271. Presidential Directive/NSC–131


  • The Vice President
  • The Secretary of State
  • The Secretary of Defense


  • The Secretary of the Treasury
  • The Director, Office of Management and Budget
  • The Chairman, Council of Economic Advisers
  • The Director, Arms Control and Disarmament Agency
  • The Chairman, Joint Chiefs of Staff
  • The Director of Central Intelligence


  • Conventional Arms Transfer Policy

After reviewing results of the Policy Review Committee meeting held on April 12, 1977,2 to discuss US conventional arms transfer policy, I have concluded that we must restrain the transfer of conventional arms by recognizing that arms transfers are an exceptional foreign policy implement, to be used only in instances where it can be clearly demonstrated that the transfers contribute to our national security interests.

In establishing this policy of restraint, the United States will continue to utilize arms transfers to promote our security and the security of our allies and close friends. Recognizing that unilateral restraint can have only limited effectiveness without multilateral cooperation, the United States will continue its efforts to urge other suppliers to join us in pursuing policies of restraint. In addition, we believe that regional agreements among purchasers of arms can contribute significantly to curbing the proliferation of conventional weaponry, and we will assist in whatever way possible in the conclusion of such agreements.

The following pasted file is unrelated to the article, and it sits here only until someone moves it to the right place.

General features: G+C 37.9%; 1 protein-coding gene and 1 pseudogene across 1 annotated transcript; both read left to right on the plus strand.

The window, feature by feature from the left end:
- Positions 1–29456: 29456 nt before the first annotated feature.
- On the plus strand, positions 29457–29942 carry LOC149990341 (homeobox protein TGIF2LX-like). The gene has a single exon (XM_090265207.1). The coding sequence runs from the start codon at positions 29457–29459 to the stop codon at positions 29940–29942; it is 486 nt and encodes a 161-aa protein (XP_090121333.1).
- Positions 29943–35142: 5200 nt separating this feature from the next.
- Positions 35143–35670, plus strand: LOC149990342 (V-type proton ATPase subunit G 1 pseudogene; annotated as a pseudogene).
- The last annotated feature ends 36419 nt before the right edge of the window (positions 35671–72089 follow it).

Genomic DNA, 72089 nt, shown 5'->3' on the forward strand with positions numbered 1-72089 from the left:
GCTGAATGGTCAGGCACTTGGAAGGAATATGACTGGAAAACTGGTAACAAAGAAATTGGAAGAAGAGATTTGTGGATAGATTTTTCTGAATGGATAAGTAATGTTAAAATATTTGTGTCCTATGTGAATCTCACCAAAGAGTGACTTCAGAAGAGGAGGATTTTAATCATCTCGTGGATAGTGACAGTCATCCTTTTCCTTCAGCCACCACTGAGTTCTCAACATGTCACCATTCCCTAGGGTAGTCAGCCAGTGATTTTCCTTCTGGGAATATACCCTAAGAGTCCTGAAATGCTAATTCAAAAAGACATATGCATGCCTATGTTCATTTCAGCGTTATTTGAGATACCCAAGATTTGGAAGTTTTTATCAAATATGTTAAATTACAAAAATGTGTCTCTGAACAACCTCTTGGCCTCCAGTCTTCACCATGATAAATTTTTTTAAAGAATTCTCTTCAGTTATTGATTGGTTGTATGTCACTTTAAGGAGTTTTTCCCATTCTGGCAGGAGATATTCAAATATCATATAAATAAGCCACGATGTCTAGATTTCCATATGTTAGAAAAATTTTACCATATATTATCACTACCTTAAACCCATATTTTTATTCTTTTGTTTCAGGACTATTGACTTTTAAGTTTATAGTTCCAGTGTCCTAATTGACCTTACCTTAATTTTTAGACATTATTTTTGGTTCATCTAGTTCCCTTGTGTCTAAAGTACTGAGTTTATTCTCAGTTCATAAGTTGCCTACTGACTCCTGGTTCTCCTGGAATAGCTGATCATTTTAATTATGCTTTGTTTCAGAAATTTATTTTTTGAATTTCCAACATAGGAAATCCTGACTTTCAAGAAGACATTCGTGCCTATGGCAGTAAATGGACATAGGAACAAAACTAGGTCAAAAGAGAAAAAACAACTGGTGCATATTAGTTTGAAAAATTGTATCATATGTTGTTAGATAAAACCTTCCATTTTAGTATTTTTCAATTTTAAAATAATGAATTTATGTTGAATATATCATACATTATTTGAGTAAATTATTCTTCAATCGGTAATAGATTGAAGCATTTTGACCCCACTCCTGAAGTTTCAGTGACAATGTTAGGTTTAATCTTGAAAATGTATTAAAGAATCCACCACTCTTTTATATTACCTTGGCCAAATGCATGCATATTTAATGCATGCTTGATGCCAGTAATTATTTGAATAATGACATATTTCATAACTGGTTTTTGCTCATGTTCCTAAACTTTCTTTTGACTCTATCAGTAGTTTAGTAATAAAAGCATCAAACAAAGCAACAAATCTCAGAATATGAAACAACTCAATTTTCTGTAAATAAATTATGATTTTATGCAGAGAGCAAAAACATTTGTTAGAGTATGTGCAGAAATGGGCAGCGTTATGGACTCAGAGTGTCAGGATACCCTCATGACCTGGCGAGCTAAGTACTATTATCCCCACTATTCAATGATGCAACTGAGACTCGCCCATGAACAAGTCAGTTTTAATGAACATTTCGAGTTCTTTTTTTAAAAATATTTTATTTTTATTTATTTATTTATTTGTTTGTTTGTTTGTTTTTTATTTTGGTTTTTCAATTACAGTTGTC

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The United States will give continued emphasis to formulating and conducting our security assistance programs in a manner which will promote and advance respect for human rights in recipient countries.

Further, an assessment will henceforth be made of the economic impact of proposed transfers of major defense equipment to those less developed countries which receive US economic assistance.

In recognition of our special treaty obligations with NATO countries, Japan, Australia, and New Zealand, these countries will be exempted as appropriate from the dollar volume restraints and other controls established below. The United States will remain faithful to its treaty obligations, and will also honor its historic responsibilities regarding Israel’s security.3